When your nose runs, although it may not slow you down, it can be annoying. This time of year it’s difficult to know if your runny nose is from a cold, allergies, or another reason.
Rhinitis can be broadly defined as inflammation of the nasal membrane.
Sometimes a runny nose is from allergies, caused by allergens in the air, such as trees, grass, weeds, molds, dust mites, or pet dander. Allergy symptoms often include sneezing, an itchy or runny nose, and itchy, watery or red eyes.
A runny nose can also be caused by a virus, like a cold. As the weather changes and with school back in session, people tend to spend more time indoors which allows airborne viruses to spread more easily. Cold symptoms may include a runny nose, as well as sneezing, sore throat, cough, and congestion.
Be careful with nasal decongestants. While sprays may temporarily treat rhinitis, regular use of them can cause a rebound effect called rhinitis medicamentosa. Subsequently, a person may use the sprays more, causing a vicious circle. To avoid the rebound effect, try to limit the use of decongestant sprays to less than five days.
Sometimes a runny nose will not ever seem to go away. If allergy pills, steroid nasal sprays, or a change in environment do not help your chronic runny nose, it may be time to consider other causes.
For many of these causes, your primary care provider can help you sort them out and come up with a treatment plan. There are other treatments beyond avoidance and steroid nasal sprays, such as certain inhalers. As always, talk with your doctor to determine if other factors such as polyps, tumors, or a systemic disease could be causing your condition.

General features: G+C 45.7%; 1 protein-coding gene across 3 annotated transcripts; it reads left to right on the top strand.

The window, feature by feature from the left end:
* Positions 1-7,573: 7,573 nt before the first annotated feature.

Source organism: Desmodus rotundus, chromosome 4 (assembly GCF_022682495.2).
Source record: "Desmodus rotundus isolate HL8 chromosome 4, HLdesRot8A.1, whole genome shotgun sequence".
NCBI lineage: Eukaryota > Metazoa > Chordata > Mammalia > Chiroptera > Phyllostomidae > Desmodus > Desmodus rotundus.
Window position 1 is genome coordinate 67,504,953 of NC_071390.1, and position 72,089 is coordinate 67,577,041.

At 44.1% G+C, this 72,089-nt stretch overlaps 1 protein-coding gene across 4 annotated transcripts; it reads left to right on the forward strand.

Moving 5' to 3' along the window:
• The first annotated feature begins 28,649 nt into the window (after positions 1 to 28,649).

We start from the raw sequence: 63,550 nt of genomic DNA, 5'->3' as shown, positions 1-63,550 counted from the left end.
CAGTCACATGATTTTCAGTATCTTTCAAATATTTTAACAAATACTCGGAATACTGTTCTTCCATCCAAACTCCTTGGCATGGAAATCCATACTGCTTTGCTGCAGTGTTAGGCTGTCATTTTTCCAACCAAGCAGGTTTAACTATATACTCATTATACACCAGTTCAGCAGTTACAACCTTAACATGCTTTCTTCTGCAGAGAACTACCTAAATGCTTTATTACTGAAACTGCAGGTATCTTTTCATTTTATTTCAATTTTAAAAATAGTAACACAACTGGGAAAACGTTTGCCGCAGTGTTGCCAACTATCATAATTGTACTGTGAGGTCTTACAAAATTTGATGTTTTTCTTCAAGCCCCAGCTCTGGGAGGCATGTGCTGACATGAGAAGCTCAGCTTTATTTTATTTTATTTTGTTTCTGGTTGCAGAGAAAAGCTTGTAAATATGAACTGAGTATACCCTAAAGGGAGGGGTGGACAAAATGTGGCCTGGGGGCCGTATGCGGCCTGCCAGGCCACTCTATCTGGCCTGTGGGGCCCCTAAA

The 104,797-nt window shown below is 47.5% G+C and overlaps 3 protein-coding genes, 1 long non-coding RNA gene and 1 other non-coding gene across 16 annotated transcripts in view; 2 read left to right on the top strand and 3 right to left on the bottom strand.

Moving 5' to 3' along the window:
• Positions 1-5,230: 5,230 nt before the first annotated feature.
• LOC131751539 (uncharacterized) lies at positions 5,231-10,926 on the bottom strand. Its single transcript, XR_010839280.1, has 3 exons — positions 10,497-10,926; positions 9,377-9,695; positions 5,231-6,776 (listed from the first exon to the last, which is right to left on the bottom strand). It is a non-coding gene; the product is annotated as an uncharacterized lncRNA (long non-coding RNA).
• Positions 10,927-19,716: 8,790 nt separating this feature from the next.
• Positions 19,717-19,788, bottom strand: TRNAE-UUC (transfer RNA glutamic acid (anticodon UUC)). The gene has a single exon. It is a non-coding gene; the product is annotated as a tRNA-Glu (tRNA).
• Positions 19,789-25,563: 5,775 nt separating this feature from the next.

Accounting for more than half of all non-allergic rhinitis is vasomotor rhinitis. Vasomotor rhinitis is an exaggerated reaction to irritants such as air pollution, perfumes, or temperature changes, especially cold, dry air.
Cigarette smoke, alcohol, cocaine, and occupational exposures may cause a runny nose along with different medications, such as aspirin or some blood pressure pills. Certain conditions such as pregnancy, acid reflux, as well as the use of your CPAP machine for sleep apnea have been known to affect the nasal membranes.
Personally, I know that if I eat something spicy or hot in temperature, I am going to need a Kleenex, for my gustatory rhinitis. While there might not be a cure for your runny nose, sometimes it is just nice knowing the cause, because I am not going without my favorite pad Thai meal.
Andrew Ellsworth, M.D. is part of The Prairie Doc® team of physicians and currently practices family medicine in Brookings, South Dakota. Follow The Prairie Doc® at www.prairiedoc.org and on Facebook featuring On Call with the Prairie Doc® a medical Q&A show celebrating its twentieth season of truthful, tested, and timely medical information, streaming live on Facebook most Thursdays at 7 p.m. central.